Kinsman: Who had the right response to the Boston Marathon attack, Justin Trudeau or Stephen Harper?

By: /
19 April, 2013
Jeremy Kinsman
By: Jeremy Kinsman
CIC Distinguished Fellow

You’re playing into the “gotcha” game. Leave that to the court media stenos in the Ottawa bureau.

Trudeau spoke in the moment, baffled as we all were as to why someone could do something so grotesque. We do need to know why, for security’s sake, and if it were a “marginalized” member of our society, for social remedy.

But now we know who they are. Cast memory back to the Chechen terrorist capture of a children’s school at Beslan, holding a theatre audience in murderous hostage in Moscow, blowing up planes, rock concerts, whole apartments and passengers on the Moscow metro. Books have been written about the “alienation” of Chechen terrorists and their cult of cruelty and victimization. This time, it was terrorism for its own sake, seemingly in some kind of hate-America psychosis. How come they came to hate it so?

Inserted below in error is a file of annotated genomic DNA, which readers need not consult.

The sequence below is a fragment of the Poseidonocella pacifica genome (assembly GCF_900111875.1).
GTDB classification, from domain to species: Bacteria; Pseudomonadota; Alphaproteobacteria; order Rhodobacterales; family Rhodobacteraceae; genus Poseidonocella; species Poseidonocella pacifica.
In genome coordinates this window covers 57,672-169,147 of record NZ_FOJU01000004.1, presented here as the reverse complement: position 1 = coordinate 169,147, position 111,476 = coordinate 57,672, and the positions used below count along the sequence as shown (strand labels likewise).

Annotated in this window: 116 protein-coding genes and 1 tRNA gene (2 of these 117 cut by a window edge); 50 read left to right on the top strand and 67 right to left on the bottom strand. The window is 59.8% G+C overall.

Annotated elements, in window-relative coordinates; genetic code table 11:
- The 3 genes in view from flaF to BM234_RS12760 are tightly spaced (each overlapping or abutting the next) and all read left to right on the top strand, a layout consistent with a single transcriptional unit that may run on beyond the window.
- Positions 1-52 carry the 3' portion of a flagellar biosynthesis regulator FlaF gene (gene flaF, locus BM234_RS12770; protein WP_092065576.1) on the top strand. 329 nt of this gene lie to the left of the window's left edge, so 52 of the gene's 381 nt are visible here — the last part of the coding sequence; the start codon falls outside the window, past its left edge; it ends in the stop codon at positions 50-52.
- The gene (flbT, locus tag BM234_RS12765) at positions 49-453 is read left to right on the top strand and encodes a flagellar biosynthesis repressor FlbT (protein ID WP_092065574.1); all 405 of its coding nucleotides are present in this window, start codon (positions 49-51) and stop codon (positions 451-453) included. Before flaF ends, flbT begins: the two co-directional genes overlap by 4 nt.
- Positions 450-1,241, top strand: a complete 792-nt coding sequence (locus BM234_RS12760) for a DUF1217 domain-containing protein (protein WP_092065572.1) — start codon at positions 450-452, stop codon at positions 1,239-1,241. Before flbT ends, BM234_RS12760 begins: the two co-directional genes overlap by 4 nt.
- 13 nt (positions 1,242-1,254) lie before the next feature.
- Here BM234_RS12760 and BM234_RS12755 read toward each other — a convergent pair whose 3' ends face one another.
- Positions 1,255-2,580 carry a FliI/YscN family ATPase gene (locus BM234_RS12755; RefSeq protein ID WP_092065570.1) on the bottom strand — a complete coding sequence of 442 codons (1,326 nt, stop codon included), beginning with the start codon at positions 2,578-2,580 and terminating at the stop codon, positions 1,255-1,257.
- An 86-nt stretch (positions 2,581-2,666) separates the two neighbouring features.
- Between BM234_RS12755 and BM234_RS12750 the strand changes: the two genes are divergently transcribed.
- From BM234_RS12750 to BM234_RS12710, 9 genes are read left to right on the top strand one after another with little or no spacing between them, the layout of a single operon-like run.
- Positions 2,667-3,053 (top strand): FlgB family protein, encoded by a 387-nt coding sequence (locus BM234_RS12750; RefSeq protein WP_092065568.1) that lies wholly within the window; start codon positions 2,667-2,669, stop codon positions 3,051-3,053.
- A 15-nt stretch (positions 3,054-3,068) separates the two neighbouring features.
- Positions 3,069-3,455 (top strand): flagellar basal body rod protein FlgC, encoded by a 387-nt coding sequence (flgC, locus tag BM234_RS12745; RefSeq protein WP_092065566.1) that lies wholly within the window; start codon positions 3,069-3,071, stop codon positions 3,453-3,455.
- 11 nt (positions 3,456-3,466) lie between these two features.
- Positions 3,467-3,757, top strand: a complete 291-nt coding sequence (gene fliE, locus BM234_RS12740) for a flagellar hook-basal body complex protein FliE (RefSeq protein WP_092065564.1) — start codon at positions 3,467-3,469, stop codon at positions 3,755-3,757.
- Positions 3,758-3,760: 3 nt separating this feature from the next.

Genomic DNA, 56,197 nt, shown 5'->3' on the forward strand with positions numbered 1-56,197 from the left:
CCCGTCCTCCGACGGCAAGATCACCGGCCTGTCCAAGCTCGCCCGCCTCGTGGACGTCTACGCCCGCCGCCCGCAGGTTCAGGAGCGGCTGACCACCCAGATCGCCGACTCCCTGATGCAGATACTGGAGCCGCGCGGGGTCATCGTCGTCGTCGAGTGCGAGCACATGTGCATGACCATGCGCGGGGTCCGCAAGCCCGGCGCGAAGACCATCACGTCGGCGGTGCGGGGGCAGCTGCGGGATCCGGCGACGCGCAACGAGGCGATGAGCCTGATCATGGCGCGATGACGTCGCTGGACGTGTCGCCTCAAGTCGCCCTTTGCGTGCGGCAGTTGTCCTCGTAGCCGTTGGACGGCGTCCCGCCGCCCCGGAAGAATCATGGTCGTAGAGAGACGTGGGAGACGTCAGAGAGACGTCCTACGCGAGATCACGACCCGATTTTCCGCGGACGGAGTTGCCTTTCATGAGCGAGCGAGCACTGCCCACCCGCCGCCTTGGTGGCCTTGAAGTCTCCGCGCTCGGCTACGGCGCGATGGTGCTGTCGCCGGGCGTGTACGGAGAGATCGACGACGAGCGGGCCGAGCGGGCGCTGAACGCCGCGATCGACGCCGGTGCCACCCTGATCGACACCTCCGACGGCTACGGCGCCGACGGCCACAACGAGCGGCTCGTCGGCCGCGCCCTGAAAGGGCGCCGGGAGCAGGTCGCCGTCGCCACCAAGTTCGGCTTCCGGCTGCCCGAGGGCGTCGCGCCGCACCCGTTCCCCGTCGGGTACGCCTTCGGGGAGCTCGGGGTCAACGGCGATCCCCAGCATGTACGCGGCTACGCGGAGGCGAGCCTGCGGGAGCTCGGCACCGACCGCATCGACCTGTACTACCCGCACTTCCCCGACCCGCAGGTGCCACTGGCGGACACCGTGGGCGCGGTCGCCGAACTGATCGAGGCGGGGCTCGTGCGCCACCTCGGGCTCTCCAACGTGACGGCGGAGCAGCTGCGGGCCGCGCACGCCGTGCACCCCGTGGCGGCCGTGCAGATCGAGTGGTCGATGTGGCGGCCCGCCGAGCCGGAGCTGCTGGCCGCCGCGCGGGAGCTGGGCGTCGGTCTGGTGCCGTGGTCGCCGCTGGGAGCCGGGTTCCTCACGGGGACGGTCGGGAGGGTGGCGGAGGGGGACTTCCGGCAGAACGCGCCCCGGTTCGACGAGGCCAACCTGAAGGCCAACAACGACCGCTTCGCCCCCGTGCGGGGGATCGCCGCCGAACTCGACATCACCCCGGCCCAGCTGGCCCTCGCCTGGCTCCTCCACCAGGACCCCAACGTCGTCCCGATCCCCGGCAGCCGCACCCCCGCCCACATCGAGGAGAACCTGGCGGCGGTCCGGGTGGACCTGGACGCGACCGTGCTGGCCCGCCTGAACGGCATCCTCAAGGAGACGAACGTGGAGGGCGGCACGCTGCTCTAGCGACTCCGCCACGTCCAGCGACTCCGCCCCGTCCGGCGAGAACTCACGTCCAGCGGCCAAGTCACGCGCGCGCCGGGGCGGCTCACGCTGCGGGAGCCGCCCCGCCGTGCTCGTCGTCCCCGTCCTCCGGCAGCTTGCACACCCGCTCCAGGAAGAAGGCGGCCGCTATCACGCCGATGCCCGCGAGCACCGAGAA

Harper, like Putin did then (“Well kill them in their outhouses”), channels our anger and stands for harsh justice. He doesn’t wonder about why they do it. He wants that secondary consideration placed at the centre of his frame of Trudeau as a touchy-feely sissy, not equipped to lead. But Harper’s game was too obvious by far.

They both should have channeled Obama: We’ll get them; We’ll find out why they did it; Boston and America will keep on running.

Before you click away, we’d like to ask you for a favour … 

 

Journalism in Canada has suffered a devastating decline over the last two decades. Dozens of newspapers and outlets have shuttered. Remaining newsrooms are smaller. Nowhere is this erosion more acute than in the coverage of foreign policy and international news. It’s expensive, and Canadians, oceans away from most international upheavals, pay the outside world comparatively little attention.

At Open Canada, we believe this must change. If anything, the pandemic has taught us we can’t afford to ignore the changing world. What’s more, we believe, most Canadians don’t want to. Many of us, after all, come from somewhere else and have connections that reach around the world.

Our mission is to build a conversation that involves everyone — not just politicians, academics and policy makers. We need your help to do so. Your support helps us find stories and pay writers to tell them. It helps us grow that conversation. It helps us encourage more Canadians to play an active role in shaping our country’s place in the world.

Become a Supporter